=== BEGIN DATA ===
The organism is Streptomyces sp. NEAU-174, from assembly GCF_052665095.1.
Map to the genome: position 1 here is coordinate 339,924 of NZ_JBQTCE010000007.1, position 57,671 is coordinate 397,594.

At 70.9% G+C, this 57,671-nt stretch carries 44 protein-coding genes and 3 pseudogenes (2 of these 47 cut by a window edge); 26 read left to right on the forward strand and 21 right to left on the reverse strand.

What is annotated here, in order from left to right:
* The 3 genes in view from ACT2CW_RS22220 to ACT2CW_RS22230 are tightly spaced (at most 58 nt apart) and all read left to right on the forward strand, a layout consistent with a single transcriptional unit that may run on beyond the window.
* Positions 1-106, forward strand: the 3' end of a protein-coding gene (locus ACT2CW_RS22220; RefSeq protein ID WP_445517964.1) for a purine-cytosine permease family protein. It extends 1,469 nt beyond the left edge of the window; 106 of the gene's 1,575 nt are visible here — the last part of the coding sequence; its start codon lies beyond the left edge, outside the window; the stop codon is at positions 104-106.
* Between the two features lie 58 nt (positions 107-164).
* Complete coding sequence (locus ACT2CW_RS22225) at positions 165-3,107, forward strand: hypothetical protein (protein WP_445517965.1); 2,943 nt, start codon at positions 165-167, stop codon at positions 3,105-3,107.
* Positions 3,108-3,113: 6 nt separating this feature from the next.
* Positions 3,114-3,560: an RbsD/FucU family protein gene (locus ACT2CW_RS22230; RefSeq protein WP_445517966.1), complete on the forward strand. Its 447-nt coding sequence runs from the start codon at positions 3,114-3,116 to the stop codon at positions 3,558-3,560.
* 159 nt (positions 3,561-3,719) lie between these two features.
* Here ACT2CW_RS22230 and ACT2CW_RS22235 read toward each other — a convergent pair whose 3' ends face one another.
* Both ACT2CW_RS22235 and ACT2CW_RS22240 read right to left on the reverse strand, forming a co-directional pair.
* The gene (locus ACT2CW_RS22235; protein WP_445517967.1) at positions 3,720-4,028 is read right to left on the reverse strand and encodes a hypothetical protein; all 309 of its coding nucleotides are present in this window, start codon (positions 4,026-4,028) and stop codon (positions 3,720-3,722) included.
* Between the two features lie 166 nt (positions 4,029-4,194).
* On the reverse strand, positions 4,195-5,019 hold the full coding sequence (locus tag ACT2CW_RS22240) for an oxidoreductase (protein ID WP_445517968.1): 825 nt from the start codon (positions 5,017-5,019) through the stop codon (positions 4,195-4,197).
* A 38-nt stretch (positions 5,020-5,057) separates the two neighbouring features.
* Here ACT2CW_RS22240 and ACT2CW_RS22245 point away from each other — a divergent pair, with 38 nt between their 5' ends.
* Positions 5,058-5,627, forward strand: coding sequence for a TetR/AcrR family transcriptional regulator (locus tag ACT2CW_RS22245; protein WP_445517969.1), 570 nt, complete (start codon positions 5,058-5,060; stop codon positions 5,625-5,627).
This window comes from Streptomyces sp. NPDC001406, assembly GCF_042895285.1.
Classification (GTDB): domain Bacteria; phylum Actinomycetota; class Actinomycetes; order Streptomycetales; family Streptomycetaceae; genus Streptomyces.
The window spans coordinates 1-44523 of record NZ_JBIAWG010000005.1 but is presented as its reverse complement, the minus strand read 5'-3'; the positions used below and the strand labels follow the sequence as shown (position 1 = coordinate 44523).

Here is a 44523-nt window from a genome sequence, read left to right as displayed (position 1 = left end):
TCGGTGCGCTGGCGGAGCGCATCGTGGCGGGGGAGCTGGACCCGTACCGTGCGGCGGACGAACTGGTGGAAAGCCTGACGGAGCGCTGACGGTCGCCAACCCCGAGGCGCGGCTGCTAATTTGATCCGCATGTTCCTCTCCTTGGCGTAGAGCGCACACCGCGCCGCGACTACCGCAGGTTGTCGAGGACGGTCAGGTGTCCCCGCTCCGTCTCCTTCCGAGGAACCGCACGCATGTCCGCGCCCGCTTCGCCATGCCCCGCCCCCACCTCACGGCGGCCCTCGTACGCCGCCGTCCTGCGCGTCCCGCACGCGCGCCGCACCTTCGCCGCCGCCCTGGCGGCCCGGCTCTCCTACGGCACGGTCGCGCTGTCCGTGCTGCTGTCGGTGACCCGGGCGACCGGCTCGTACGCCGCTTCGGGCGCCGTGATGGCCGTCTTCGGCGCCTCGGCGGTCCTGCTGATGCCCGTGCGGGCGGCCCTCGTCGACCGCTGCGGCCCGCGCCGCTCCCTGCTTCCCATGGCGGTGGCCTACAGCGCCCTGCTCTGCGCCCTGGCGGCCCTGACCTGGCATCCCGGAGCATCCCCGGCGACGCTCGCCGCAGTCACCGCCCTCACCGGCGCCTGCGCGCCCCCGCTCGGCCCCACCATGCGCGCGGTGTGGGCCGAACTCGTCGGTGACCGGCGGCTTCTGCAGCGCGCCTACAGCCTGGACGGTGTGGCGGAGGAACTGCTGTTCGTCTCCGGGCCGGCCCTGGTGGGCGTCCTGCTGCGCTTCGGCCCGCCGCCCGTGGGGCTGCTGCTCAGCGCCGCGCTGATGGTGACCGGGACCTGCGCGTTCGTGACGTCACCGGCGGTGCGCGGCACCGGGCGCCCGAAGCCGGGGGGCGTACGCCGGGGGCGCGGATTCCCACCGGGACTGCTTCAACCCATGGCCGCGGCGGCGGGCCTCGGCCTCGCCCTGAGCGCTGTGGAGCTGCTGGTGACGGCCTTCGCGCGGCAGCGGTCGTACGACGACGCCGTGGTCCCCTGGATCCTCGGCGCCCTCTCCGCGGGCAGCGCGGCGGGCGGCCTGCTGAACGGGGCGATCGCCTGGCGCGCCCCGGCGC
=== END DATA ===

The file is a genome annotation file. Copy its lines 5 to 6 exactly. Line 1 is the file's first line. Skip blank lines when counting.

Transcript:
* The 3 genes in view from ACT2CW_RS22220 to ACT2CW_RS22230 are tightly spaced (at most 58 nt apart) and all read left to right on the forward strand, a layout consistent with a single transcriptional unit that may run on beyond the window.
* Positions 1-106, forward strand: the 3' end of a protein-coding gene (locus ACT2CW_RS22220; RefSeq protein ID WP_445517964.1) for a purine-cytosine permease family protein. It extends 1,469 nt beyond the left edge of the window; 106 of the gene's 1,575 nt are visible here — the last part of the coding sequence; its start codon lies beyond the left edge, outside the window; the stop codon is at positions 104-106.